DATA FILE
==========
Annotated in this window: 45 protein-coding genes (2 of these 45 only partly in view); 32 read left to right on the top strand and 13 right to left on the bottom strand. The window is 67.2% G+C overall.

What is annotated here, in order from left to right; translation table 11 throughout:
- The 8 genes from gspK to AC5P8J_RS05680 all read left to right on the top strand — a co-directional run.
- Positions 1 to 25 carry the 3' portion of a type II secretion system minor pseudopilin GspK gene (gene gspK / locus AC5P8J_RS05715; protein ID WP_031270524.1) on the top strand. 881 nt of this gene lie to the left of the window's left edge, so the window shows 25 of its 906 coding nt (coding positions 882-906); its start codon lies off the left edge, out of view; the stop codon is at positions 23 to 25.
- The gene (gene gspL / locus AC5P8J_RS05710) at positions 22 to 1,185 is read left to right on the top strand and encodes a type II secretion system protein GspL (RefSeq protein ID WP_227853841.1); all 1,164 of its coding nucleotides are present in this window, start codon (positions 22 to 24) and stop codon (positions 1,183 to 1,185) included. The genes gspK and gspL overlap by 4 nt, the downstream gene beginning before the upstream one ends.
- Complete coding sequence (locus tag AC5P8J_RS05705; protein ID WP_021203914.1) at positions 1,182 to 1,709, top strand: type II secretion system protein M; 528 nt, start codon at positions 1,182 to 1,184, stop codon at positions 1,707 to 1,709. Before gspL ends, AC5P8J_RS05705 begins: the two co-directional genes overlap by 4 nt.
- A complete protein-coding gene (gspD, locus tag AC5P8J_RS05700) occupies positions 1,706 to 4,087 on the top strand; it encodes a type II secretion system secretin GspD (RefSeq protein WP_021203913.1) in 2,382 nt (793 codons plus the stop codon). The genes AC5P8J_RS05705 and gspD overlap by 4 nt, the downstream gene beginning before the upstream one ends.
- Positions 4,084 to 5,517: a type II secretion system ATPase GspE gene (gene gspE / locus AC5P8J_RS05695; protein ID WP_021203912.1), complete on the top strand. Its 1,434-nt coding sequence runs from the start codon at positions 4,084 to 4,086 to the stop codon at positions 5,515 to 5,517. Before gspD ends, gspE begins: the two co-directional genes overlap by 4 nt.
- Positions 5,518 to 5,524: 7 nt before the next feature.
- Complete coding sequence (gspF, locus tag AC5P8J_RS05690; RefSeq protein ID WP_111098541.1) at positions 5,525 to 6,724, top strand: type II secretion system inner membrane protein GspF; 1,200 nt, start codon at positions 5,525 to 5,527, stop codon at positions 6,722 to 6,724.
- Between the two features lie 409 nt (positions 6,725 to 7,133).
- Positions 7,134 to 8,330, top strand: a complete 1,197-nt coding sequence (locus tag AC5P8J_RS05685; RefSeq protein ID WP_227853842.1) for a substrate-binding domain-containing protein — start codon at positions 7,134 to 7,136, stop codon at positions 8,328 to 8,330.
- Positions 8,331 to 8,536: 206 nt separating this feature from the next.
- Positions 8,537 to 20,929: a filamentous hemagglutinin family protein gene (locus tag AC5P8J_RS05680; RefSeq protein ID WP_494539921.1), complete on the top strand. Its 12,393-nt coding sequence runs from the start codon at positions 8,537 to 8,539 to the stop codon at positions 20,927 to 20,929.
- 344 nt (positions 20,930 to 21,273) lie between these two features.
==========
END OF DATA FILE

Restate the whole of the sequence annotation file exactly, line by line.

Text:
Annotated in this window: 45 protein-coding genes (2 of these 45 only partly in view); 32 read left to right on the top strand and 13 right to left on the bottom strand. The window is 67.2% G+C overall.

What is annotated here, in order from left to right; translation table 11 throughout:
- The 8 genes from gspK to AC5P8J_RS05680 all read left to right on the top strand — a co-directional run.
- Positions 1 to 25 carry the 3' portion of a type II secretion system minor pseudopilin GspK gene (gene gspK / locus AC5P8J_RS05715; protein ID WP_031270524.1) on the top strand. 881 nt of this gene lie to the left of the window's left edge, so the window shows 25 of its 906 coding nt (coding positions 882-906); its start codon lies off the left edge, out of view; the stop codon is at positions 23 to 25.
- The gene (gene gspL / locus AC5P8J_RS05710) at positions 22 to 1,185 is read left to right on the top strand and encodes a type II secretion system protein GspL (RefSeq protein ID WP_227853841.1); all 1,164 of its coding nucleotides are present in this window, start codon (positions 22 to 24) and stop codon (positions 1,183 to 1,185) included. The genes gspK and gspL overlap by 4 nt, the downstream gene beginning before the upstream one ends.
- Complete coding sequence (locus tag AC5P8J_RS05705; protein ID WP_021203914.1) at positions 1,182 to 1,709, top strand: type II secretion system protein M; 528 nt, start codon at positions 1,182 to 1,184, stop codon at positions 1,707 to 1,709. Before gspL ends, AC5P8J_RS05705 begins: the two co-directional genes overlap by 4 nt.
- A complete protein-coding gene (gspD, locus tag AC5P8J_RS05700) occupies positions 1,706 to 4,087 on the top strand; it encodes a type II secretion system secretin GspD (RefSeq protein WP_021203913.1) in 2,382 nt (793 codons plus the stop codon). The genes AC5P8J_RS05705 and gspD overlap by 4 nt, the downstream gene beginning before the upstream one ends.
- Positions 4,084 to 5,517: a type II secretion system ATPase GspE gene (gene gspE / locus AC5P8J_RS05695; protein ID WP_021203912.1), complete on the top strand. Its 1,434-nt coding sequence runs from the start codon at positions 4,084 to 4,086 to the stop codon at positions 5,515 to 5,517. Before gspD ends, gspE begins: the two co-directional genes overlap by 4 nt.
- Positions 5,518 to 5,524: 7 nt before the next feature.
- Complete coding sequence (gspF, locus tag AC5P8J_RS05690; RefSeq protein ID WP_111098541.1) at positions 5,525 to 6,724, top strand: type II secretion system inner membrane protein GspF; 1,200 nt, start codon at positions 5,525 to 5,527, stop codon at positions 6,722 to 6,724.
- Between the two features lie 409 nt (positions 6,725 to 7,133).
- Positions 7,134 to 8,330, top strand: a complete 1,197-nt coding sequence (locus tag AC5P8J_RS05685; RefSeq protein ID WP_227853842.1) for a substrate-binding domain-containing protein — start codon at positions 7,134 to 7,136, stop codon at positions 8,328 to 8,330.
- Positions 8,331 to 8,536: 206 nt separating this feature from the next.
- Positions 8,537 to 20,929: a filamentous hemagglutinin family protein gene (locus tag AC5P8J_RS05680; RefSeq protein ID WP_494539921.1), complete on the top strand. Its 12,393-nt coding sequence runs from the start codon at positions 8,537 to 8,539 to the stop codon at positions 20,927 to 20,929.
- 344 nt (positions 20,930 to 21,273) lie between these two features.